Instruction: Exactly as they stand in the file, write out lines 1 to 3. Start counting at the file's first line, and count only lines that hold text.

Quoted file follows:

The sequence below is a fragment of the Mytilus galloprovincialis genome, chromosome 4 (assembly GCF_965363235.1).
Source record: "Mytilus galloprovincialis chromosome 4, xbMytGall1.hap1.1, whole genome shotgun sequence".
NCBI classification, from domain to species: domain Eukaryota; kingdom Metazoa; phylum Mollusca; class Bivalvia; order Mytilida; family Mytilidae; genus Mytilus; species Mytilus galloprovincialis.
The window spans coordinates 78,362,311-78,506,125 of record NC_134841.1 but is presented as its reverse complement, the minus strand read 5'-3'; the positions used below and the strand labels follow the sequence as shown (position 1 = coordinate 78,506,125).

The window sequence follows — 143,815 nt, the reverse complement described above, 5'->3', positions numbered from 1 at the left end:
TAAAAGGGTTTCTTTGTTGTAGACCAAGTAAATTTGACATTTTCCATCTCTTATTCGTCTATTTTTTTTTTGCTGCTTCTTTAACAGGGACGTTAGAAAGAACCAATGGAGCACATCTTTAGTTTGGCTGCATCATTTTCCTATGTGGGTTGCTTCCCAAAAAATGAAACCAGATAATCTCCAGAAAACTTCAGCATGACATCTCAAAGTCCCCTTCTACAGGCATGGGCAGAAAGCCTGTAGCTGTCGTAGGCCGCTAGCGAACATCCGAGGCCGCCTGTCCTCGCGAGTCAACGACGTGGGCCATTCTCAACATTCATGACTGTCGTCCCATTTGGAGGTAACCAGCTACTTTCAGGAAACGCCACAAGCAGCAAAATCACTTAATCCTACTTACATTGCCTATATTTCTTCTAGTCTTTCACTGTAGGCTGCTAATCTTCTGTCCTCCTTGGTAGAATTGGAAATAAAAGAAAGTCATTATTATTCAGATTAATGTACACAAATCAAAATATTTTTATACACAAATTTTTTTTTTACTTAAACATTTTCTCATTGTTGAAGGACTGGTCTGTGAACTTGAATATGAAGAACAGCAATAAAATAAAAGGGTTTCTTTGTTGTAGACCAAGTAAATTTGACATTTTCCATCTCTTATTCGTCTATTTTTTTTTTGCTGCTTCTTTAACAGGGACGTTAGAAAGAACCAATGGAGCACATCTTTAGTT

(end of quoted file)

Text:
The sequence below is a fragment of the Mytilus galloprovincialis genome, chromosome 4 (assembly GCF_965363235.1).
Source record: "Mytilus galloprovincialis chromosome 4, xbMytGall1.hap1.1, whole genome shotgun sequence".
NCBI classification, from domain to species: domain Eukaryota; kingdom Metazoa; phylum Mollusca; class Bivalvia; order Mytilida; family Mytilidae; genus Mytilus; species Mytilus galloprovincialis.